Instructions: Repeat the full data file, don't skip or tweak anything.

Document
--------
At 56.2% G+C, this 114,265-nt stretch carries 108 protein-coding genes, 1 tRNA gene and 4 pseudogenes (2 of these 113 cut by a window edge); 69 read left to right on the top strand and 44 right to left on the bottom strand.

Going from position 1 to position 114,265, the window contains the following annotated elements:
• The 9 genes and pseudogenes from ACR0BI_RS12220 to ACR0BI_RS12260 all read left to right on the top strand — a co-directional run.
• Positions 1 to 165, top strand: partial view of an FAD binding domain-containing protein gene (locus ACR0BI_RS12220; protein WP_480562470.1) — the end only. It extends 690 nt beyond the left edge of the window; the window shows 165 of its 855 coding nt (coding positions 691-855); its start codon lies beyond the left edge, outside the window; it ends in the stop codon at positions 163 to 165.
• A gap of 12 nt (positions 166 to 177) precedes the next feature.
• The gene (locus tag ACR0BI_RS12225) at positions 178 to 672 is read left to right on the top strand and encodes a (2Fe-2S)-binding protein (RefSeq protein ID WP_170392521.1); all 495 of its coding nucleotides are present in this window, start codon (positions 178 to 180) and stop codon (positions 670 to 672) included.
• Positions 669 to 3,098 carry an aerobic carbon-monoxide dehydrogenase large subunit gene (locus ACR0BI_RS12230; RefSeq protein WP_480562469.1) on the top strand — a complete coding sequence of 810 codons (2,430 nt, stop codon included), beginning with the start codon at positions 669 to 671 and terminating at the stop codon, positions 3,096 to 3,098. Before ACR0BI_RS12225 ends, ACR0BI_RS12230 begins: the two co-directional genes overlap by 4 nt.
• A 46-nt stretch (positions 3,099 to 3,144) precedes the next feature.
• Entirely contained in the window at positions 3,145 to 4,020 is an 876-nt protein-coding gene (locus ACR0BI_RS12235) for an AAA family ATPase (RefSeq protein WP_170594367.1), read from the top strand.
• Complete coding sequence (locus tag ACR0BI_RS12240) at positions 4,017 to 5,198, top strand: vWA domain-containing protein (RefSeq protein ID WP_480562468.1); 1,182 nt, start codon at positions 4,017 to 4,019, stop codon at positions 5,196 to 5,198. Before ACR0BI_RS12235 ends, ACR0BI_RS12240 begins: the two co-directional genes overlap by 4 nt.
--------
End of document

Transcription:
At 56.2% G+C, this 114,265-nt stretch carries 108 protein-coding genes, 1 tRNA gene and 4 pseudogenes (2 of these 113 cut by a window edge); 69 read left to right on the top strand and 44 right to left on the bottom strand.

Going from position 1 to position 114,265, the window contains the following annotated elements:
• The 9 genes and pseudogenes from ACR0BI_RS12220 to ACR0BI_RS12260 all read left to right on the top strand — a co-directional run.
• Positions 1 to 165, top strand: partial view of an FAD binding domain-containing protein gene (locus ACR0BI_RS12220; protein WP_480562470.1) — the end only. It extends 690 nt beyond the left edge of the window; the window shows 165 of its 855 coding nt (coding positions 691-855); its start codon lies beyond the left edge, outside the window; it ends in the stop codon at positions 163 to 165.
• A gap of 12 nt (positions 166 to 177) precedes the next feature.
• The gene (locus tag ACR0BI_RS12225) at positions 178 to 672 is read left to right on the top strand and encodes a (2Fe-2S)-binding protein (RefSeq protein ID WP_170392521.1); all 495 of its coding nucleotides are present in this window, start codon (positions 178 to 180) and stop codon (positions 670 to 672) included.
• Positions 669 to 3,098 carry an aerobic carbon-monoxide dehydrogenase large subunit gene (locus ACR0BI_RS12230; RefSeq protein WP_480562469.1) on the top strand — a complete coding sequence of 810 codons (2,430 nt, stop codon included), beginning with the start codon at positions 669 to 671 and terminating at the stop codon, positions 3,096 to 3,098. Before ACR0BI_RS12225 ends, ACR0BI_RS12230 begins: the two co-directional genes overlap by 4 nt.
• A 46-nt stretch (positions 3,099 to 3,144) precedes the next feature.
• Entirely contained in the window at positions 3,145 to 4,020 is an 876-nt protein-coding gene (locus ACR0BI_RS12235) for an AAA family ATPase (RefSeq protein WP_170594367.1), read from the top strand.
• Complete coding sequence (locus tag ACR0BI_RS12240) at positions 4,017 to 5,198, top strand: vWA domain-containing protein (RefSeq protein ID WP_480562468.1); 1,182 nt, start codon at positions 4,017 to 4,019, stop codon at positions 5,196 to 5,198. Before ACR0BI_RS12235 ends, ACR0BI_RS12240 begins: the two co-directional genes overlap by 4 nt.